Francis Maude: new system
of monitoring GP practices

Horsham MP Francis Maude
Horsham MP Francis Maude

This week, two pieces of national news with local interest. You may have read in the press yesterday about the Care Quality Commission’s new system of Intelligent Monitoring of GP practices throughout England.

This is not a simple ranking of practices, nor a judgement of GPs; it just brings together information which helps the CQC make decisions about prioritising inspections.

A total of 38 indicators are taken into account in the new system, and these have been arrived at after widespread engagement and robust challenge in the sector.

The aim is to identify any elevated potential risks which might mean a practice offering less than the best patient care, and the system will be continuously refined as the new style inspections are rolled out.

Then the link between what the indicators show and the inspection findings can be evaluated.

Practices have now been placed in an inspection priority band, with band 1 representing the highest risk and band 6 the lowest.

You can find your local information by area or by individual practice on the NHS England website.

I am delighted to say that all of the Horsham practices have been assigned the lowest or second lowest risk category, and I welcome this transparency in sharing data which enables patients to make informed decisions.

As you know, transparency in government is one of my big crusades.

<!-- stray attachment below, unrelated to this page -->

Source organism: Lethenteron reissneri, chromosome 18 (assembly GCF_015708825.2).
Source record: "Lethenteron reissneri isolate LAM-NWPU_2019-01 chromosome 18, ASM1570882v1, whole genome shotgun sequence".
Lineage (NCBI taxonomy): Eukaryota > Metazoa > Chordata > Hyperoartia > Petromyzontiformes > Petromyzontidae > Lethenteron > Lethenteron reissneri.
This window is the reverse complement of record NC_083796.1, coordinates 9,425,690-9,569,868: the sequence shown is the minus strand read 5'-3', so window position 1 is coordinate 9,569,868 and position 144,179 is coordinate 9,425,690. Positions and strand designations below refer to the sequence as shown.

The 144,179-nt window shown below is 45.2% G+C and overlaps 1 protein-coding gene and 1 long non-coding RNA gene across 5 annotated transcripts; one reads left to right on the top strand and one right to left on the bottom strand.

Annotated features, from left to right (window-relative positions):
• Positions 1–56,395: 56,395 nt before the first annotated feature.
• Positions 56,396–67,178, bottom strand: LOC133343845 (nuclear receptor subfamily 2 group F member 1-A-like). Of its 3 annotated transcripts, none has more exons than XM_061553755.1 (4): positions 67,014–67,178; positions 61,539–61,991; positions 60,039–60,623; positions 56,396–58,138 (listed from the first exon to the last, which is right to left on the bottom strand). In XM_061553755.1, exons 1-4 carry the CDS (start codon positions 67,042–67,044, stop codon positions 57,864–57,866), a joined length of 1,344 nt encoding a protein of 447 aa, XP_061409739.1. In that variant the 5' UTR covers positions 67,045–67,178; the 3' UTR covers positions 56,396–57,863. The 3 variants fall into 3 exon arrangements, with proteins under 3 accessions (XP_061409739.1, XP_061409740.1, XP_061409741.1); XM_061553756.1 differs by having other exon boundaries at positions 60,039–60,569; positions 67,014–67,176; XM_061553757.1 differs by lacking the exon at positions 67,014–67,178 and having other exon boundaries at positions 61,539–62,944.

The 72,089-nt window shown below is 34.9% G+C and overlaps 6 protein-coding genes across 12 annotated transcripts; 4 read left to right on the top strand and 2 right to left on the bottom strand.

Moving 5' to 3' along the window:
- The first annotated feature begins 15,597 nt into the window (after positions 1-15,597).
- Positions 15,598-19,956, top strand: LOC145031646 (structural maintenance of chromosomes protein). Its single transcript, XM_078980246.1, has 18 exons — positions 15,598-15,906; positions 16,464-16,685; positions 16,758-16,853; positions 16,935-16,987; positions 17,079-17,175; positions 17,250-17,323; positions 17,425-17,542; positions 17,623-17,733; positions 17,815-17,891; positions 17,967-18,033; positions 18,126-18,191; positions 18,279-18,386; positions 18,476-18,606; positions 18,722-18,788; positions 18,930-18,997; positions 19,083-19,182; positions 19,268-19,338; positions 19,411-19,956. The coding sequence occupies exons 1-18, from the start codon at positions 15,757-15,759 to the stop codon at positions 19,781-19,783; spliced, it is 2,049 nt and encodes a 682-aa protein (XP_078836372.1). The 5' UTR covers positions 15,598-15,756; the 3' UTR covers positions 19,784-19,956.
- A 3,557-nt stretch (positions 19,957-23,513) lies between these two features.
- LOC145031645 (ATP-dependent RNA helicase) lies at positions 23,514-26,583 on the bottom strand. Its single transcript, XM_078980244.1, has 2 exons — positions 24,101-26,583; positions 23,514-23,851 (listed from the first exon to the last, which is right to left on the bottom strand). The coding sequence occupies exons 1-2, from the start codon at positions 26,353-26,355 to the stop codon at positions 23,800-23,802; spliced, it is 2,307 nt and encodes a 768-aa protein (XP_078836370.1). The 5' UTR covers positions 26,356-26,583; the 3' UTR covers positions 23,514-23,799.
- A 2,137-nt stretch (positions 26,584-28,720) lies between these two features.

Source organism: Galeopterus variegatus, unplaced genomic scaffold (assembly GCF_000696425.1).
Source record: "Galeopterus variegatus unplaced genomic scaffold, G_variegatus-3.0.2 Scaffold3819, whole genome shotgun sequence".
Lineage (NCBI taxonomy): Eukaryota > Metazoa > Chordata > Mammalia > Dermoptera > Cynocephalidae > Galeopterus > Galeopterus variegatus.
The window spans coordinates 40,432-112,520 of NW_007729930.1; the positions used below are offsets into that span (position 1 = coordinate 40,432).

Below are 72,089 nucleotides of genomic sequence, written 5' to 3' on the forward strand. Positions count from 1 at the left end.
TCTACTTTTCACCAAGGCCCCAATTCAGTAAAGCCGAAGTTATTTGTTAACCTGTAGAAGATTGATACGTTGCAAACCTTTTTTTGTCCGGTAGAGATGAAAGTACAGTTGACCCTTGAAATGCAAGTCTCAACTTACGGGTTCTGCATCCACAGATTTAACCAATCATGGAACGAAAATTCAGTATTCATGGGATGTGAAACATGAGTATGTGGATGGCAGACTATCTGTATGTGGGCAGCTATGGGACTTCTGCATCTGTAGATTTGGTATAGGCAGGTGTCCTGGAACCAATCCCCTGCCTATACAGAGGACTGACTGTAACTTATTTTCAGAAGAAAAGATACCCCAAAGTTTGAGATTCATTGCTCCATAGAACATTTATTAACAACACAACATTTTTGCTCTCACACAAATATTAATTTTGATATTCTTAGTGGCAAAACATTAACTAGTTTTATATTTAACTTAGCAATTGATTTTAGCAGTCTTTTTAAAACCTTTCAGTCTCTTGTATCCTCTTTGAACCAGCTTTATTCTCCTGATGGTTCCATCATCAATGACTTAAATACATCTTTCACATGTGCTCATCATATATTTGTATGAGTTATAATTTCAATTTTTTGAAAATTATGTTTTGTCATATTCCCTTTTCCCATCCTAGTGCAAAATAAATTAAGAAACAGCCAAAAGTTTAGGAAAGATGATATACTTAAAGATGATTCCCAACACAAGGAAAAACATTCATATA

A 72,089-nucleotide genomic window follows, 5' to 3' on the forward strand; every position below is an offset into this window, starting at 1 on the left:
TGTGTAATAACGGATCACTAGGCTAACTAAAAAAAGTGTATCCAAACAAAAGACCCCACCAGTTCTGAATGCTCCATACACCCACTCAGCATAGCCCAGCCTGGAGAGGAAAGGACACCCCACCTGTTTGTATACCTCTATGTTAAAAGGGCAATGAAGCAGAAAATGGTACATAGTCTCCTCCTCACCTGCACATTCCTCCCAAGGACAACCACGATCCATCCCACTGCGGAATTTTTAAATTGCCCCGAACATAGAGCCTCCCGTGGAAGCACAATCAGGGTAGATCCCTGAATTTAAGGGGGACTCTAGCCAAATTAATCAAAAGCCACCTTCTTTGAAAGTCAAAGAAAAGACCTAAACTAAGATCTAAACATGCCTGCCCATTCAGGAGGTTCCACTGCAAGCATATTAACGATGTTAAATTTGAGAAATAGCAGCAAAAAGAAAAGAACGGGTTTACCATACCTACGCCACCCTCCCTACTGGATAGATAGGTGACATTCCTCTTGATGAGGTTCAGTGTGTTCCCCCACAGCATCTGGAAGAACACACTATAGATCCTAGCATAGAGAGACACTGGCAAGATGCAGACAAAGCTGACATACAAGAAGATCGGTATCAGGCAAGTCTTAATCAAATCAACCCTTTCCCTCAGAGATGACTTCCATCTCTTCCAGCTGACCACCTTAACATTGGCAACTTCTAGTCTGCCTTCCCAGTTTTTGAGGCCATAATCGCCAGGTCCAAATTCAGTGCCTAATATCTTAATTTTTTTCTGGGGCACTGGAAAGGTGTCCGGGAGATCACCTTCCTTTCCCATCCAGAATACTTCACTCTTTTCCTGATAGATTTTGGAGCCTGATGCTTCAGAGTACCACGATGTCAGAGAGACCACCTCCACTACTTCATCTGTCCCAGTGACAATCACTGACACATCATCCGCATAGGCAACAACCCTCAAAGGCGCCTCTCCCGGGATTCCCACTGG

Safer streets

You may not know that this week is National Road Safety Week, and all MPs have been sent a Safer Streets report card which tells us how our own constituencies measure up in terms of four key indicators.

The grades run from A* (best) to F, and are compared with the national average. Mine tells me that here in Horsham we have no room for complacency: our total of 19 pedestrians and cyclists killed last year gains us an E grade; our percentage of obese adults and children C and A grades respectively, and our air pollution levels a C. The public health challenge confronting us all is obesity and inactivity, and a very simple first step is to make it easier for people to choose walking or cycling for their everyday journeys, hence the Safer Streets campaign.

The introduction of our lower, 20mph, speed limits in towns and villages have been a welcome step in the right direction, as are walk-to-school initiatives and pedestrianised streets.

Clearly we now need to tackle air pollution from cars and planes too.